Will we ever be able to talk to animals? And if we could, what would they say to us? Back in the 1970s, Columbia University professor Herbert Terrace tried to find out by embedding a baby chimp in a New York household and raising him as a child. As Nim Chimpsky (named after the linguist Noam Chomsky) grows bigger and more aggressive, he is cared for by a revolving door of Terrace's students. Nim does indeed learn sign language, but he also gets a cruel education in human nature as he is passed from place to place in the name of science.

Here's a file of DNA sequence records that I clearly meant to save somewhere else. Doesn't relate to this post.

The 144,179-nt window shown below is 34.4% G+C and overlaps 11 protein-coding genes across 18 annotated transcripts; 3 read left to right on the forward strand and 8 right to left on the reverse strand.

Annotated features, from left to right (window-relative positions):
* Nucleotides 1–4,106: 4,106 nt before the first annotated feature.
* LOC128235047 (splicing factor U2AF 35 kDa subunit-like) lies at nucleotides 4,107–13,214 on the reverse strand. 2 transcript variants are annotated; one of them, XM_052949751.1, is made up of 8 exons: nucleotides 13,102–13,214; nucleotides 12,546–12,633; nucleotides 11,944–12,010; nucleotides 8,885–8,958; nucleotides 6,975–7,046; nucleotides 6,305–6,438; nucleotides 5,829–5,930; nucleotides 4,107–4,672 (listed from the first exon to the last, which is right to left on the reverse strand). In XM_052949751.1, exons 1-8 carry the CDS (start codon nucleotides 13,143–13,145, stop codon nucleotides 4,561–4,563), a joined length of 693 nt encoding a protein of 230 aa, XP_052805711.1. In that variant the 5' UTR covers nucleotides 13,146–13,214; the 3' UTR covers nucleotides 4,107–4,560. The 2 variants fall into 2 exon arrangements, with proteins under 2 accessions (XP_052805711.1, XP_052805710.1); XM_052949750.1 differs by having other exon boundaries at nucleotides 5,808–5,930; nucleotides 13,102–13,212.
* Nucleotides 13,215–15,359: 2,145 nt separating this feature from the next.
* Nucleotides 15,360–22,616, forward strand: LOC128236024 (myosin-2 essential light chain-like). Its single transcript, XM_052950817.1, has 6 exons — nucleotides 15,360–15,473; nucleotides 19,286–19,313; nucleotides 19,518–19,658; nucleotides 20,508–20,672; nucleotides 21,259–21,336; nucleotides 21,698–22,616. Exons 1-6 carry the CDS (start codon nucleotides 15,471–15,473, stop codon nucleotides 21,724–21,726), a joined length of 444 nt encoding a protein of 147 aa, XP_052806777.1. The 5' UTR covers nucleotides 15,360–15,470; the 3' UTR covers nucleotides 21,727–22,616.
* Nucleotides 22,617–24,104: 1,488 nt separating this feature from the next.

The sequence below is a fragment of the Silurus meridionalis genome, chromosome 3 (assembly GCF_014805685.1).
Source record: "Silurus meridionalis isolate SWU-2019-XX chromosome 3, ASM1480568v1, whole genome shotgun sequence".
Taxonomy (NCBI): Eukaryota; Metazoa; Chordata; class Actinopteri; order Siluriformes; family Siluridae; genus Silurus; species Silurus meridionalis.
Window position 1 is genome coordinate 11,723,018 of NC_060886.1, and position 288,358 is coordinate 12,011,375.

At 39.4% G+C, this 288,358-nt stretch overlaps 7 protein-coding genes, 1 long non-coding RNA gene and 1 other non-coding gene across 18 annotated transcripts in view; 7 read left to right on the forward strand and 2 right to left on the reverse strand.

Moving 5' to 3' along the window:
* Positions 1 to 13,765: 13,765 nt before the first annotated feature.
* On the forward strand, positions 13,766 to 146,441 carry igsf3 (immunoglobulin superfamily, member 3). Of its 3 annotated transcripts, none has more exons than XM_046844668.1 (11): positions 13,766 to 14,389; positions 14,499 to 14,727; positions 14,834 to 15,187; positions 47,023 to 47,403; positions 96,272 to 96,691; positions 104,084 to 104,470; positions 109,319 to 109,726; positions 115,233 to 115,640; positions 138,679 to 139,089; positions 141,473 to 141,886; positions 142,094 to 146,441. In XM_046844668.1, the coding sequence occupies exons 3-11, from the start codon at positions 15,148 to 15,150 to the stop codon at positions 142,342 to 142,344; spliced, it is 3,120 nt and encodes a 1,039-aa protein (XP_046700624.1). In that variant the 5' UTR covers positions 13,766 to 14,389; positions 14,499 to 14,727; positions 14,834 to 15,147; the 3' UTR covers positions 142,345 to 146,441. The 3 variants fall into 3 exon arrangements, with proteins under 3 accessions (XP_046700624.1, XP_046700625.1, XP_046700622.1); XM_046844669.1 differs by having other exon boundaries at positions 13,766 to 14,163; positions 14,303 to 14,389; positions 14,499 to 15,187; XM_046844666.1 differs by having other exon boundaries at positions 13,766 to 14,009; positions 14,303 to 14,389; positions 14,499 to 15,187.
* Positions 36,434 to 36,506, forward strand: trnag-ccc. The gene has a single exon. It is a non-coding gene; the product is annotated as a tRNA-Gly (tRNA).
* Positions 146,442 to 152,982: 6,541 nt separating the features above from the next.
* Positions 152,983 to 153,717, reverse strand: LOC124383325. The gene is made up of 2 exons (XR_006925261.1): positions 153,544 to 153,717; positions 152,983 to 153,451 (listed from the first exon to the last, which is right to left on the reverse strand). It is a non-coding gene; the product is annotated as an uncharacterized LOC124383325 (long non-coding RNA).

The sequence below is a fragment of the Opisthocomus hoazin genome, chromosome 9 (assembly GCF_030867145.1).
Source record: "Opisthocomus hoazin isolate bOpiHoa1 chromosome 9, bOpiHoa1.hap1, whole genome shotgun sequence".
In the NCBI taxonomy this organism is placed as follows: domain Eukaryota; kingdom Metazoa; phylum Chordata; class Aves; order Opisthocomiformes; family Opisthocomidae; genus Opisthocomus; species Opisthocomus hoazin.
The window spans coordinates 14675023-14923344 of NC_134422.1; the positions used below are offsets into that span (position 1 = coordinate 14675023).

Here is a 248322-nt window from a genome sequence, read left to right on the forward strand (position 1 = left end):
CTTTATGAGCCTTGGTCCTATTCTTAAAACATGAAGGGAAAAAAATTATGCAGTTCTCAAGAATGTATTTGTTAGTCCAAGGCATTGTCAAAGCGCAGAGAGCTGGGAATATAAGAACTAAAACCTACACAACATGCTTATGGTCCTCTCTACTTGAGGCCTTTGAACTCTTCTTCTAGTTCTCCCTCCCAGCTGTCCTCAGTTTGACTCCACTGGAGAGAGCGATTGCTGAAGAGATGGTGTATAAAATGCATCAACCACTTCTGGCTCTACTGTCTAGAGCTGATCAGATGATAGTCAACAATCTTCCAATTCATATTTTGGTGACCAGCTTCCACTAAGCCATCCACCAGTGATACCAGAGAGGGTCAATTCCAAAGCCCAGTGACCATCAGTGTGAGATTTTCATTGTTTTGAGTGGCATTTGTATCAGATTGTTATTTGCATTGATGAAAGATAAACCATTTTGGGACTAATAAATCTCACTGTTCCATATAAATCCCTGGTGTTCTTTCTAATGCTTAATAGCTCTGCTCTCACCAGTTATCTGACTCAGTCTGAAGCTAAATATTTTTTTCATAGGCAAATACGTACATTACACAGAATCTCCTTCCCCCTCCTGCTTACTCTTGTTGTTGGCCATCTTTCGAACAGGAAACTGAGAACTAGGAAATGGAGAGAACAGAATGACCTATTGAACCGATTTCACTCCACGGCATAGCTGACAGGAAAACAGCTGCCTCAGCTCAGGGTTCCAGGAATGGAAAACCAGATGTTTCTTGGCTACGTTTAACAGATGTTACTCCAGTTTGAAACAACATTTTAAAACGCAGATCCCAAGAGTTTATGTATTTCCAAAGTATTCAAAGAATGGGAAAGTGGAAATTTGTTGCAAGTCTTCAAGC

Filmmaker Marsh, who reached Academy Award heights with "Man on Wire" (2008), doesn't disappoint with his follow-up slice of cinema verite. This "Project" is an engrossing, ultimately tragic portrait of an intelligent animal at the whim of supposedly intelligent men and women. Using intimate archival footage of Nim (cleverly intercut with some well-shot dramatizations) and candid, contemporary interviews with Nim's parents, Marsh illuminates and reinvigorates the nature vs. nurture argument. Perhaps chimps will never really be able to talk to us, but they can certainly communicate betrayal and heartbreak. The Oscars overlooked this one, but you shouldn't.